Tuesday, October 20, 2009

Anthrax Investigation Researcher Ed Lake Reviews the 9-11 "Truthers"

A retired computer specialist named Ed Lake has been keeping track of the anthrax investigation on his very informative site for many years. Mr. Lake maintains a large archive of media commentary about the anthrax mailings. He explains how early errors in the scientific analysis of the anthrax used in the attacks led to a lot of mistaken speculation.

Mr. Lake has also followed the campaign against the Army scientist Dr. Steven Hatfill here and here. According to Mr. Lake:

The Hatfill "investigation" was purely political and based upon "tips" from conspiracy theorist scientists who claimed the FBI was "covering up" for Dr. Hatfill when the FBI's investigation found nothing to tie him to the mailings. The Ivins investigation, on the other hand, was the result of years of detailed scientific analysis followed by an equally detailed criminal investigation.

Although Dr. Hatfill has won lawsuits and has been publically exonerated of complicity in the anthrax mailings, he is once again being maligned by unsubstantiated rumors and accused of killing black Africans with anthrax by 9-11 "Truther" Sander Hicks, a disreputable conspiracist who publishes the lies and ridiculous alibis of a convicted car-bomber and a convicted pedophile and child-pornographer.

On 10-18-09, Mr. Lake commented on the conspiracy theories of the 9-11 "Truthers" in his Thoughts and Comments:

October 18 - 2009...[O]ver a month ago, in September, a group of "Truthers" with various issues held a 3-day conference at St. Mark's Church in the Bowery, New York City. It appears that the same pattern I've seen elsewhere held true at that conference: No two of the speakers seem to argue the exact same issue. I believe that is almost the perfect definition of the word "babble"...

It's difficult to summarize their issues in just a few words, but it appears they had a holocaust denier, an ex-CIA spy who thinks Dick Cheney had something to do with 9/11, an economist who talked about money-laundering, terrorism and 9/11, a lawyer with issues about how money is created, a musician/ investigative journalist who writes about "The U.S. Government’s Shepherding of the 9/11 Hijackers," an investigative journalist with issues about child-abuse and the Bush Administration, and a lawyer who believes in many different conspiracy theories. At least two of them talked about the anthrax attacks.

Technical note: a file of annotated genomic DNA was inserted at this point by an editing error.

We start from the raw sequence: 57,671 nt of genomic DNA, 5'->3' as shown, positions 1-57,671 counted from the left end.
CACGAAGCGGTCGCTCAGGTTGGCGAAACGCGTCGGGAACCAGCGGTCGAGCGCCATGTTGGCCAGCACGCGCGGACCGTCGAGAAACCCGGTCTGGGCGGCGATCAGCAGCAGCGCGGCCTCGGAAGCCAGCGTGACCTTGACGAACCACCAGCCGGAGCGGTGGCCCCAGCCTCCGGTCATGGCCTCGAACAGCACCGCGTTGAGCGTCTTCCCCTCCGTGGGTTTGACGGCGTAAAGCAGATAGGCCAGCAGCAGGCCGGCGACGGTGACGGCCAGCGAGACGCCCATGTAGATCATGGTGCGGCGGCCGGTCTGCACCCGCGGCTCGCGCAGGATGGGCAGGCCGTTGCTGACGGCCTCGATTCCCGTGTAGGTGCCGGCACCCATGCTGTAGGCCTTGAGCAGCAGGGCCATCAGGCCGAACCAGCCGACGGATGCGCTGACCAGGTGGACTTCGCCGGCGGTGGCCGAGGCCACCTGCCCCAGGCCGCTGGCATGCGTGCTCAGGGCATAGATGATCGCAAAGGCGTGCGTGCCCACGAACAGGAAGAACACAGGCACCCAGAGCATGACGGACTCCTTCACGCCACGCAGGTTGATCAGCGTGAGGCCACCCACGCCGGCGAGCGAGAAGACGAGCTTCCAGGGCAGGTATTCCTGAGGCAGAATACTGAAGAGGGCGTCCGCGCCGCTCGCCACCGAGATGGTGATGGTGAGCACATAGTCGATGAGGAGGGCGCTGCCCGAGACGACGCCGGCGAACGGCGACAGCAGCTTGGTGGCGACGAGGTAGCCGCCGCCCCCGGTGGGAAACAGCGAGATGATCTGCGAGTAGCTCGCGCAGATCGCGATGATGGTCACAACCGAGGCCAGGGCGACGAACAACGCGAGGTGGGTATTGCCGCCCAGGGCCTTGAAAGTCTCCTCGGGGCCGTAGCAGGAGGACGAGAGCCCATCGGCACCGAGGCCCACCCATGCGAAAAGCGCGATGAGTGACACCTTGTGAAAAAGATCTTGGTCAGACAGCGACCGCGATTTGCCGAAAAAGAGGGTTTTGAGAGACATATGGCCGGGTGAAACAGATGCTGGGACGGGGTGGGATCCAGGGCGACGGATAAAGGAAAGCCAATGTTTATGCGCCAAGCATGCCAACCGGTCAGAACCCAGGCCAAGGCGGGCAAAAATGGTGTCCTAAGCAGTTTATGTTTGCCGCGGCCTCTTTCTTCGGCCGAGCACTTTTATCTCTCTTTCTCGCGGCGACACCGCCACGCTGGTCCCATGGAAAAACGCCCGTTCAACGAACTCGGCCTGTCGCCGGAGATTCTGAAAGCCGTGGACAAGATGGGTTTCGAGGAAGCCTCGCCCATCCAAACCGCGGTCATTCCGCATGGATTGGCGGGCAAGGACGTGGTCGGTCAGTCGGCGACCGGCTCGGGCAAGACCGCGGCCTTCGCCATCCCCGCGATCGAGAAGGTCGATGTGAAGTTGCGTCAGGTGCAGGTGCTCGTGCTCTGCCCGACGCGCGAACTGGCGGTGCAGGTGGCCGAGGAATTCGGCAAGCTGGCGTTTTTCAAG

It's interesting that these people and others on the "Lunatic Fringe" all claim to be looking for "the truth," yet none seems to be looking for the same "truth." What each one really seems to be looking for is an audience, people they can try to convert to their specific belief.

It also appears that they have absolutely no interest in coherency or understanding. Coherency and understanding are what the other side is looking for.

Contrast their rantings with the methodology of the people on "the other side," i.e., the people who are looking for the facts and who are trying to make coherent sense of the facts.

The people looking to make coherent sense of the facts began with meetings where they discussed the best ways to gather the facts, the best ways to learn the significance of the facts, the best ways to validate the facts and the best ways for top experts in various scientific and investigative areas to assemble their specific facts and fit them into a coherent whole that everyone can understand.

They then set about implementing their plans. They collected data, they tested the data, they organized the data and they discussed the data to get mutual understanding and agreement on the significance of the data.